They are sometimes identified as the group called "Nazorei" by Filaster, and were certainly one of the earliest key Gnostic sects. These days the term is most commonly used to refer to various sects of messianic Jews. Many of the original Nasoraeans became Christians and the word in modern Hebrew is applied derogatively to Christians in general.
It appears that the Νασαραίοι were originally composed at least partly of Jews (viz., Israeli-Samaritans) beginning long before the Christian Era, whose anti-Torah teachings may have had some gnostic leanings. The sect was apparently centered in the areas of Coele-Syria, Galilee and Samaria (essentially corresponding to the long-defunct state of Northern Israel).
The Orthodox Church Father Epiphanius writes: "there were Nasoraeans amongst the Jews before the time of Christ. They were said to have rejected temple sacrifice and the Torah, but adhered to other Jewish practice. They are described as being vegetarian. Epiphanius says it was unlawful for them to eat meat or make sacrifices. According to him they were Jews only by nationality who lived in Gilead, Basham, and the Transjordan. They revered Moses but, unlike the pro-Torah Nazoraeans, believed he had received different laws from those accredited to him.
Following the teachings of the Prophets above the Priestly rituals, they are considered Minim (heretics) by the Pharisee-derived Rabbinic Judaism in the Mishnah. They were members of a non-priestly congregation that counted Jeremiah as an early leader five centuries before. Key teachings are that sacrifices were created by the priesthood to feed the Priests, and are not in accord with God's Law. E. S. Drower surmises that the Nasoraean hatred for Jews originated during a period in which they were in close contact with orthodox Jewry, and when the latter was able to exercise authority over them.
The famous Notzrim of the pre-Christian era (in existence during the reign of Alexander Jannaeus) included a rebellious student mentioned in the Baraitas as "Yeshu Ha-Notzri". Some fringe scholars identify this individual as the Christian Jesus of Nazareth, although the identification has been contested, as Yeshu ha-Notzri is depicted as living circa 100 BCE.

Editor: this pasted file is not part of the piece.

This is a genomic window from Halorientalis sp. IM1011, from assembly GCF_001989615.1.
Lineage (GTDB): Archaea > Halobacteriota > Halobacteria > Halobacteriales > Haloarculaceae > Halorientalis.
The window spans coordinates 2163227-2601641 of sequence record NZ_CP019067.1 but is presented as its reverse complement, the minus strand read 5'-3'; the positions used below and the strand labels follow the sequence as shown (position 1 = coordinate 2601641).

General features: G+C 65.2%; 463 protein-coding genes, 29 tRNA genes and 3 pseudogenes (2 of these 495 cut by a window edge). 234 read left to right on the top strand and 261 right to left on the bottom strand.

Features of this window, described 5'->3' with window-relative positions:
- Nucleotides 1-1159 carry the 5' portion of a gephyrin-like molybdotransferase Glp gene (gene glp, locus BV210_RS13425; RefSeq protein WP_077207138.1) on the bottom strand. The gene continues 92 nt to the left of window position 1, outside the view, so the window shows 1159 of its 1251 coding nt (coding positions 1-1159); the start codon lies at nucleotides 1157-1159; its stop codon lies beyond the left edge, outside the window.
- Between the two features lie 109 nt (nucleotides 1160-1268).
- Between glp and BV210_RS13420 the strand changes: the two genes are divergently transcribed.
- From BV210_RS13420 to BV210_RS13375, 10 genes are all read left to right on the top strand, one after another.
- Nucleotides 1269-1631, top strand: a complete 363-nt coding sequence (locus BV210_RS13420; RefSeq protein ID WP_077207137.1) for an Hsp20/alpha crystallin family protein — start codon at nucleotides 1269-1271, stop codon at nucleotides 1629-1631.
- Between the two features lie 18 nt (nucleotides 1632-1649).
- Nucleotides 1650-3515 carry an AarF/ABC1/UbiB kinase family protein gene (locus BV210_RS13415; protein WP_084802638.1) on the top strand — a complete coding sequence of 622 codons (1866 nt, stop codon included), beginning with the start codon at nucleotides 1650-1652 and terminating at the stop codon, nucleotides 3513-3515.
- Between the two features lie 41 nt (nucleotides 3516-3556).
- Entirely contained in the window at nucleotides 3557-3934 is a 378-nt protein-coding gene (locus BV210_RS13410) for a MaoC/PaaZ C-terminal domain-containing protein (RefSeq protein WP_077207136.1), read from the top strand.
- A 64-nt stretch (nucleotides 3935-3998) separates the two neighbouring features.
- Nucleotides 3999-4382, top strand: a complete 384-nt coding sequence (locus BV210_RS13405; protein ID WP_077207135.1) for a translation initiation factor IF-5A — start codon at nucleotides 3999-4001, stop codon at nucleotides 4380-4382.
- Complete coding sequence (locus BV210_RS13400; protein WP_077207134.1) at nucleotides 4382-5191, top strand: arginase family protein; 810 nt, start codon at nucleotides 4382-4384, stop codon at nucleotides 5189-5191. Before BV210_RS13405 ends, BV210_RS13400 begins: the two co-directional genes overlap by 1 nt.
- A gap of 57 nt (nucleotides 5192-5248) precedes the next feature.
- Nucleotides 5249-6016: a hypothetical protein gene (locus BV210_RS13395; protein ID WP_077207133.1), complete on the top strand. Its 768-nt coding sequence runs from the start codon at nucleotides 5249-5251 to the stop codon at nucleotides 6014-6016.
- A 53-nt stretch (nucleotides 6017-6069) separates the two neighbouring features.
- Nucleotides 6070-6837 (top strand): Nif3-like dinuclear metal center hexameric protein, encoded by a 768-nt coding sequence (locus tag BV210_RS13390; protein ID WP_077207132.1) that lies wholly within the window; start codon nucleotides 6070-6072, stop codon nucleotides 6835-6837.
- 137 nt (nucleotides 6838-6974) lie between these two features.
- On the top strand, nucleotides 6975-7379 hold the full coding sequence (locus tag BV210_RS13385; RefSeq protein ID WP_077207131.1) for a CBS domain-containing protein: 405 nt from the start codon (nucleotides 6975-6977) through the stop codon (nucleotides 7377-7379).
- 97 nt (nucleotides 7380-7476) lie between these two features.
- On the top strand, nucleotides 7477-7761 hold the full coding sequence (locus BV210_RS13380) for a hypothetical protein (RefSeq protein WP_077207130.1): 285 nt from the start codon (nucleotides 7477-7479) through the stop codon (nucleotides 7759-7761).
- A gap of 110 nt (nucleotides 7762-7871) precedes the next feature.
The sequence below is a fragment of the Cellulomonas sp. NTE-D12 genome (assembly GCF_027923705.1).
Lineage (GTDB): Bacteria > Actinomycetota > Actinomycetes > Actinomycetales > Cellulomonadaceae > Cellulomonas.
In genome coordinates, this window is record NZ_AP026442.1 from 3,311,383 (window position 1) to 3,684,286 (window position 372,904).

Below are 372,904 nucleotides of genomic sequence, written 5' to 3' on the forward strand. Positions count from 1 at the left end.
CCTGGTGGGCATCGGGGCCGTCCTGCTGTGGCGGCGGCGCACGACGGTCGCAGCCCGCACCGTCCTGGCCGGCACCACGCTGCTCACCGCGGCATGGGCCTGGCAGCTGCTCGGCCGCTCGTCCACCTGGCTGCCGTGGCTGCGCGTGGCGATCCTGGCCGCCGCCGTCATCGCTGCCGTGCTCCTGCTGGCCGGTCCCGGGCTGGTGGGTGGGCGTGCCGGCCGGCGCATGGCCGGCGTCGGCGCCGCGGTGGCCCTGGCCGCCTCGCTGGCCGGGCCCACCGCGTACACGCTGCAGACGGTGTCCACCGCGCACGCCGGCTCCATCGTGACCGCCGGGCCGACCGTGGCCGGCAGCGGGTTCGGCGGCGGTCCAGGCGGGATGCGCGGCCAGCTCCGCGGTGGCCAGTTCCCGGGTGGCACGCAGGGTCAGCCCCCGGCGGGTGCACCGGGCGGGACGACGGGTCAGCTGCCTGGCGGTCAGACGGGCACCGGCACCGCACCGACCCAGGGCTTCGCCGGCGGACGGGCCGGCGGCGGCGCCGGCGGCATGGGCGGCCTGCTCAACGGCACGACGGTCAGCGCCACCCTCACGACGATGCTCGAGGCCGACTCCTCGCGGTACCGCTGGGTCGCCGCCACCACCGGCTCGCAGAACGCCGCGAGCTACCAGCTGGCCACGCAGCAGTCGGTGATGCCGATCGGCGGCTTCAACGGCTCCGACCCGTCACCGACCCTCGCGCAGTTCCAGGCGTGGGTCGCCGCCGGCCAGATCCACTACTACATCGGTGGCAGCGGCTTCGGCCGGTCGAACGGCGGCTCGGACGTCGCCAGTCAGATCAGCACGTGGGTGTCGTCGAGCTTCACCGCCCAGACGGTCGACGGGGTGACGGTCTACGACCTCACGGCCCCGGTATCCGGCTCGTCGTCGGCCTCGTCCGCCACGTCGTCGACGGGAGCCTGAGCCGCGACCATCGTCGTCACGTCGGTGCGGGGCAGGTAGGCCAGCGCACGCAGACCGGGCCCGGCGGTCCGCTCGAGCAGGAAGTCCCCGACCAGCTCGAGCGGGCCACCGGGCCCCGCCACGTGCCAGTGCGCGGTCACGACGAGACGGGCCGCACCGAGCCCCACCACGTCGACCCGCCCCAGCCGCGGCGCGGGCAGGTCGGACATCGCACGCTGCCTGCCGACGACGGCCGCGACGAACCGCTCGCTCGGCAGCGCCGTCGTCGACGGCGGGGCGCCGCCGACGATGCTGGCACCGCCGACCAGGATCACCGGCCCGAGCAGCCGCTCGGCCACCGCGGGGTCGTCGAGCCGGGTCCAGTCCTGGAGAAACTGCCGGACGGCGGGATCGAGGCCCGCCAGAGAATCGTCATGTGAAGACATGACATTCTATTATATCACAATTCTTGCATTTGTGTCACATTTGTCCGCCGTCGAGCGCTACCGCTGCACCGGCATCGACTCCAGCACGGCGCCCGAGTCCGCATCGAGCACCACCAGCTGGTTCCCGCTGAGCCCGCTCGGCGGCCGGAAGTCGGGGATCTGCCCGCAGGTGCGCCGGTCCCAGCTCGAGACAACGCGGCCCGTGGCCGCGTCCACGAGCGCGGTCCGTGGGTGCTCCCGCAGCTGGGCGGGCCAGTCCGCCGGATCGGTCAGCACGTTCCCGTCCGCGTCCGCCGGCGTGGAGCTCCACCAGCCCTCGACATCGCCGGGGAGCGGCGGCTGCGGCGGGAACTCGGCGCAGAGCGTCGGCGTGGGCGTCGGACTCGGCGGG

The Notzri movement was particularly popular with the Samaritan Jews. While the Pharisees were waiting for a messiah who would be a descendant of David, the Samaritan messiah would restore the northern kingdom of Israel. The Samaritans emphasized their partial descent from the tribes of Ephraim and Manasseh and thereby from the Joseph of the Torah. They considered themselves the B'nei Yoseph (i.e. "sons of Joseph").
The Mandaeans, who consider themselves successors of the pre-Christian Notzrim, claim John the Baptist as a member (and onetime leader) of their sect; the River Jordan is a central feature of their doctrine of baptism. The term Mandaii itself may be the Aramaic/Mandaean equivalent of the Greek gnosis ("knowledge"). Besides the Mandaeans, they have frequently been connected with groups known as Naaseni, Naasenians, Naassenes.
According to a Mandaean manuscript, the Haran Gawaita, John the Baptist is baptized, initiated, and educated by the patron of the Nasirutha ("secret knowledge") Anus or Anus-’uthra, the hierophant of the sect. This research was conducted by the Oxford scholar, and specialist on the Nasoraeans, Dr. E. S. Drower, who concedes, however, that John’s name may have been inserted at a later date (it appears as Yahia, which is Arabic, not Aramaic). Drower also asserts that the Church Fathers Hippolytus and Eusebius describe Simon Magus, the Samaritan sorcerer of biblical fame (Acts 8:9ff), as a Nasoraean and a disciple of John the Baptist. The author of the pseudo-Clementine Homilies (Bk. II, xxiii-xxiv), also describes Simon Magus as a disciple of John the Baptist and a Nasoraean. The Homilies also state that the immediate successor to John was another Samaritan named Dositheus, elected as leader because Simon happened to be in Egypt at the time of the martyrdom of the Baptist. Homily (Bk II, xxiv) recounts that when Simon returned from Egypt, the two quarreled: Simon’s authority was proved by miracles; thus Dositheus ceded his position as head of the sect and became Simon’s pupil.
As a result of efforts to bring the sect back into the folds of Judaism they also disparaged the Christian books as fiction, regarding Jesus as the literary invention (mšiha kdaba) of Paul of Tarsus, but eventually they emerged towards the end of the 1st century as the Mandaeans though others actually managed to shape the anti-Torah development of Pauline Christianities like Marcionism.
In Arabic they were known as Nasara (نصارى).